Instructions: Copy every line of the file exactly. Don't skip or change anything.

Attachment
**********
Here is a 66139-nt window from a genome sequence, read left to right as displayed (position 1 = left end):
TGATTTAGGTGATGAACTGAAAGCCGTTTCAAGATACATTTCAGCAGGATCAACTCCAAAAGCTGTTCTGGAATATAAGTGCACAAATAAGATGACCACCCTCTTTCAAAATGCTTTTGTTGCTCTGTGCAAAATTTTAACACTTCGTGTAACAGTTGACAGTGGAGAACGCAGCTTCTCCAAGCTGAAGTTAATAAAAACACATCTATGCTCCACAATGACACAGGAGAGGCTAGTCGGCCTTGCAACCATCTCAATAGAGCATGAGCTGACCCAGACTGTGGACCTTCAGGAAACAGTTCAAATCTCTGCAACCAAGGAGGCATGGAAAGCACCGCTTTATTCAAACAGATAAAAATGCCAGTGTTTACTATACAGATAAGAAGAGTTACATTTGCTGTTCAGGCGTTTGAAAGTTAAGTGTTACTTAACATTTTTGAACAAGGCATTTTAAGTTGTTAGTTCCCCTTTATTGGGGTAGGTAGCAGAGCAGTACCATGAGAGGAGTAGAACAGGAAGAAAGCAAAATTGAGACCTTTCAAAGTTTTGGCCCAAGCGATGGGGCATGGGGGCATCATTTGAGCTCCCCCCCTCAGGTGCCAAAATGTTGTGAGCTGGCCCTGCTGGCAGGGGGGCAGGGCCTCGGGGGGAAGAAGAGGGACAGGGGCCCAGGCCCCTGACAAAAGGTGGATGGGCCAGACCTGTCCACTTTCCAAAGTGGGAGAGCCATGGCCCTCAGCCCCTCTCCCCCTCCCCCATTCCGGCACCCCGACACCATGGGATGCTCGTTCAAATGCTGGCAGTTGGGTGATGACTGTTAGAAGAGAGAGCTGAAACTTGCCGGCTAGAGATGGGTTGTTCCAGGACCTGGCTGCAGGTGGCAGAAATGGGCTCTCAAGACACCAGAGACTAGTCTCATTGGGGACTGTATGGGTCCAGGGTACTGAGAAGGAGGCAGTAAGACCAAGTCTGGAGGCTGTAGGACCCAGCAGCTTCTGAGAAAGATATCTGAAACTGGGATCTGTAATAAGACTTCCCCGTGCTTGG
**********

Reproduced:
Here is a 66139-nt window from a genome sequence, read left to right as displayed (position 1 = left end):
TGATTTAGGTGATGAACTGAAAGCCGTTTCAAGATACATTTCAGCAGGATCAACTCCAAAAGCTGTTCTGGAATATAAGTGCACAAATAAGATGACCACCCTCTTTCAAAATGCTTTTGTTGCTCTGTGCAAAATTTTAACACTTCGTGTAACAGTTGACAGTGGAGAACGCAGCTTCTCCAAGCTGAAGTTAATAAAAACACATCTATGCTCCACAATGACACAGGAGAGGCTAGTCGGCCTTGCAACCATCTCAATAGAGCATGAGCTGACCCAGACTGTGGACCTTCAGGAAACAGTTCAAATCTCTGCAACCAAGGAGGCATGGAAAGCACCGCTTTATTCAAACAGATAAAAATGCCAGTGTTTACTATACAGATAAGAAGAGTTACATTTGCTGTTCAGGCGTTTGAAAGTTAAGTGTTACTTAACATTTTTGAACAAGGCATTTTAAGTTGTTAGTTCCCCTTTATTGGGGTAGGTAGCAGAGCAGTACCATGAGAGGAGTAGAACAGGAAGAAAGCAAAATTGAGACCTTTCAAAGTTTTGGCCCAAGCGATGGGGCATGGGGGCATCATTTGAGCTCCCCCCCTCAGGTGCCAAAATGTTGTGAGCTGGCCCTGCTGGCAGGGGGGCAGGGCCTCGGGGGGAAGAAGAGGGACAGGGGCCCAGGCCCCTGACAAAAGGTGGATGGGCCAGACCTGTCCACTTTCCAAAGTGGGAGAGCCATGGCCCTCAGCCCCTCTCCCCCTCCCCCATTCCGGCACCCCGACACCATGGGATGCTCGTTCAAATGCTGGCAGTTGGGTGATGACTGTTAGAAGAGAGAGCTGAAACTTGCCGGCTAGAGATGGGTTGTTCCAGGACCTGGCTGCAGGTGGCAGAAATGGGCTCTCAAGACACCAGAGACTAGTCTCATTGGGGACTGTATGGGTCCAGGGTACTGAGAAGGAGGCAGTAAGACCAAGTCTGGAGGCTGTAGGACCCAGCAGCTTCTGAGAAAGATATCTGAAACTGGGATCTGTAATAAGACTTCCCCGTGCTTGG